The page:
By the Revd Simon Austen
Most would have by now heard of the Church of England’s Living in Love and Faith document which was written as an attempt to explain both sides of the SSM/Ordination debate. The Revd Simon Austen, Rector of St Leonard’s with Holy Trinity in Exeter Diocese has written an 11 page analysis from a biblical perspective. We have excerpted a small portion for our readers. If you wish to read the entire text, it is found on the www.bishopofmaidstone.org website under the Guidance tab.
“Its production was precipitated by the refusal of General Synod to ‘take note’ of the document GS 2055 ‘Marriage and Same Sex relationships after the shared conversations’ which resulted in the Archbishops expressing the desire to have a ‘Radical new inclusion in the church . . . founded in a proper twenty-first century understanding of being human and of being sexual.’
The Living in Love and Faith book and course set out to do this, through information and anecdote. The material is divided into five parts, with stories of people’s lived experience separating each of these sections. These ‘encounters,’ as they are called, are also a key part of the course which accompanies the book.
The five parts have the following titles:
1. Reflecting: what have we received?
2. Paying attention: what is going on?
3. Making connections: where are we in God’s story?
4. Seeking answers: how do we hear God?
5. Conversing: what can we learn from each other?
There is much to commend the material and much which rightly causes Christians to think. The fact that those who are in favour of revision have, in some cases, reacted negatively, shows how this is not simply a veiled way in which to change the Church of England’s position. However, there is at its heart is what seems to me to be a fundamental misunderstanding, generated by the fact that it is primarily observational and anecdotal rather than analytical.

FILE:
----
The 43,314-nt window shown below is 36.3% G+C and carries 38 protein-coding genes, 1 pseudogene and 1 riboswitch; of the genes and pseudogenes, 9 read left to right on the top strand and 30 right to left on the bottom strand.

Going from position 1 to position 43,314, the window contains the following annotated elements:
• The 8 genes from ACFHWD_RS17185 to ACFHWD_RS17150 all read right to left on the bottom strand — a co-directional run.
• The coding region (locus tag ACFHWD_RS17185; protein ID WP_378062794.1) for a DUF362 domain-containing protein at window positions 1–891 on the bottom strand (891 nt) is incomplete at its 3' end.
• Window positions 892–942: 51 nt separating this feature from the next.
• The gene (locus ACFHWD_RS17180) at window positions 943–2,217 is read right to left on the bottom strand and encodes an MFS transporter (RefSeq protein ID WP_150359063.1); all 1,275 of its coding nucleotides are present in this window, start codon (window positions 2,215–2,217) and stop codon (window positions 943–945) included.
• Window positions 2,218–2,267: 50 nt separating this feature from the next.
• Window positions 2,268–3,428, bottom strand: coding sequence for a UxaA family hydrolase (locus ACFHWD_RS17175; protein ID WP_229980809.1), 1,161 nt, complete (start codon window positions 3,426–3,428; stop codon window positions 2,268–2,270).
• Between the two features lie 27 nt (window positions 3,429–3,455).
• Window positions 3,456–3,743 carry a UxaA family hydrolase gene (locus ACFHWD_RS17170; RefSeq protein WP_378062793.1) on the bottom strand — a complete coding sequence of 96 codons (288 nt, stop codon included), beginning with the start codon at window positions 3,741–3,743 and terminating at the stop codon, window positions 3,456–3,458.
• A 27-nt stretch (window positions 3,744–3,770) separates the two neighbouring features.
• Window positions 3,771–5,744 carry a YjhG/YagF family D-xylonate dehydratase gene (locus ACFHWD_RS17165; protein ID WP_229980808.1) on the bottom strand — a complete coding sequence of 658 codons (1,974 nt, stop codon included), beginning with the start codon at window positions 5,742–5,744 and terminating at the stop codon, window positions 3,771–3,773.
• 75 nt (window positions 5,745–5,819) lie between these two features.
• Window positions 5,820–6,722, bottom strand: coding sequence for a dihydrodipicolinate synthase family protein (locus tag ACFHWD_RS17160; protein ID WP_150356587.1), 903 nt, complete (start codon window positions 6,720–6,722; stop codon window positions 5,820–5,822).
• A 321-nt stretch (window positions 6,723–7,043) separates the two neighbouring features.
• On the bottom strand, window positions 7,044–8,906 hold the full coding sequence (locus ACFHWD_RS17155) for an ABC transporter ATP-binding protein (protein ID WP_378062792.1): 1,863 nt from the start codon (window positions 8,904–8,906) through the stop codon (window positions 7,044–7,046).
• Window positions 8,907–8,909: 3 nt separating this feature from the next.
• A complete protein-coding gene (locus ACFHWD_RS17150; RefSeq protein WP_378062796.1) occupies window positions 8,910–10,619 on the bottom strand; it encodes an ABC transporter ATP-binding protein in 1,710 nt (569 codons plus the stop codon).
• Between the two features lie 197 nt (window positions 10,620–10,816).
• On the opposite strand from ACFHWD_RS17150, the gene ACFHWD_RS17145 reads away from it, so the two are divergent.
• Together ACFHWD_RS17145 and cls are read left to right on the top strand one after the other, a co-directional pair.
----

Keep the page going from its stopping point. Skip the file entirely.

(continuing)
Whilst the document helpfully speaks of John’s Stott’s encouragement to engage in ‘double-reading,’ understanding both the truth of the bible and the culture of the world around, in many ways it fails to do either. In seeking to explain why, it may well be worth looking at how Living in Love and Faith relates both to the Bible and culture.
It would be wrong to assume that the material does not intend to take the Bible seriously. Right at the outset there is the stated intention to use a model of Theological Reflection based on Richard Hooker’s pattern of Scripture, tradition and reason. There is a desire to be “led deeper into the truth about the God we encounter in Scripture.” But there is also an underlying assumption that we are awaiting information to which we do not yet have access:
“Discernment of the mind of Christ necessitates careful, prolonged and deep reflection.”
However, rather than a thorough analysis of the texts in question in order to go deeper into the truth about the God we encounter in Scripture, or looking at the hermeneutical principles we might apply to texts, there is a description of the way in which people have understood the Bible, (which is therefore observational rather than analytical). This is perhaps reflected in the title of the fourth part of the book (Seeking answers: how do we hear God?). The result is that throughout the material, although the Bible is used extensively, the whole subject is deemed to be complex and our knowledge of the Bible, provisional.”